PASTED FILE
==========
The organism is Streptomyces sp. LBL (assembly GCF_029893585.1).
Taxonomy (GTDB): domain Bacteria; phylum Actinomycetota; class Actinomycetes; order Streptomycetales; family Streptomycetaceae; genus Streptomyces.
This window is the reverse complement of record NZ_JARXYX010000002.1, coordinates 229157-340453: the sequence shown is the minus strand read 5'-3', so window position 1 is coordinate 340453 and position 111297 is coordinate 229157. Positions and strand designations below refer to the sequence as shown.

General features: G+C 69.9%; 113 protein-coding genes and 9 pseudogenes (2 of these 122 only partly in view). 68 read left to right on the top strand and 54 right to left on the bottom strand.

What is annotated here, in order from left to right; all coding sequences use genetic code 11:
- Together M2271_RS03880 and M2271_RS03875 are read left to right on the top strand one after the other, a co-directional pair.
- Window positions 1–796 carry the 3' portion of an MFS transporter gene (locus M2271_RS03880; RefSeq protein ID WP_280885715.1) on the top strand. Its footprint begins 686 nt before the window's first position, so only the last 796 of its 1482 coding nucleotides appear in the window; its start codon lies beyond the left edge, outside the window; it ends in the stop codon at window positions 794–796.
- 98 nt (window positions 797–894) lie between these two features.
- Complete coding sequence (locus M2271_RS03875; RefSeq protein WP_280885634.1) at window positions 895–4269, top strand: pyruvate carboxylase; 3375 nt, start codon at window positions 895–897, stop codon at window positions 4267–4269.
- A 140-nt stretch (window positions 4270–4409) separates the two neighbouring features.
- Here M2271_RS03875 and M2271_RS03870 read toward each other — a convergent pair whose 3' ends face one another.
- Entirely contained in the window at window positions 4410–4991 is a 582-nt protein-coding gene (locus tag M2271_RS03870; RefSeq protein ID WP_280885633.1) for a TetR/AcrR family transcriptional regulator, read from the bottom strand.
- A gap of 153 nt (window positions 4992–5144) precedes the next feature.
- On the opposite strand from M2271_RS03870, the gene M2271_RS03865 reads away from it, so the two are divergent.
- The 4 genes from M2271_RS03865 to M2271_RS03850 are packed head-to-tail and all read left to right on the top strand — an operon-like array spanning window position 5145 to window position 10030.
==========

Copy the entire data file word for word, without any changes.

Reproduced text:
The organism is Streptomyces sp. LBL (assembly GCF_029893585.1).
Taxonomy (GTDB): domain Bacteria; phylum Actinomycetota; class Actinomycetes; order Streptomycetales; family Streptomycetaceae; genus Streptomyces.
This window is the reverse complement of record NZ_JARXYX010000002.1, coordinates 229157-340453: the sequence shown is the minus strand read 5'-3', so window position 1 is coordinate 340453 and position 111297 is coordinate 229157. Positions and strand designations below refer to the sequence as shown.

General features: G+C 69.9%; 113 protein-coding genes and 9 pseudogenes (2 of these 122 only partly in view). 68 read left to right on the top strand and 54 right to left on the bottom strand.

What is annotated here, in order from left to right; all coding sequences use genetic code 11:
- Together M2271_RS03880 and M2271_RS03875 are read left to right on the top strand one after the other, a co-directional pair.
- Window positions 1–796 carry the 3' portion of an MFS transporter gene (locus M2271_RS03880; RefSeq protein ID WP_280885715.1) on the top strand. Its footprint begins 686 nt before the window's first position, so only the last 796 of its 1482 coding nucleotides appear in the window; its start codon lies beyond the left edge, outside the window; it ends in the stop codon at window positions 794–796.
- 98 nt (window positions 797–894) lie between these two features.
- Complete coding sequence (locus M2271_RS03875; RefSeq protein WP_280885634.1) at window positions 895–4269, top strand: pyruvate carboxylase; 3375 nt, start codon at window positions 895–897, stop codon at window positions 4267–4269.
- A 140-nt stretch (window positions 4270–4409) separates the two neighbouring features.
- Here M2271_RS03875 and M2271_RS03870 read toward each other — a convergent pair whose 3' ends face one another.
- Entirely contained in the window at window positions 4410–4991 is a 582-nt protein-coding gene (locus tag M2271_RS03870; RefSeq protein ID WP_280885633.1) for a TetR/AcrR family transcriptional regulator, read from the bottom strand.
- A gap of 153 nt (window positions 4992–5144) precedes the next feature.
- On the opposite strand from M2271_RS03870, the gene M2271_RS03865 reads away from it, so the two are divergent.
- The 4 genes from M2271_RS03865 to M2271_RS03850 are packed head-to-tail and all read left to right on the top strand — an operon-like array spanning window position 5145 to window position 10030.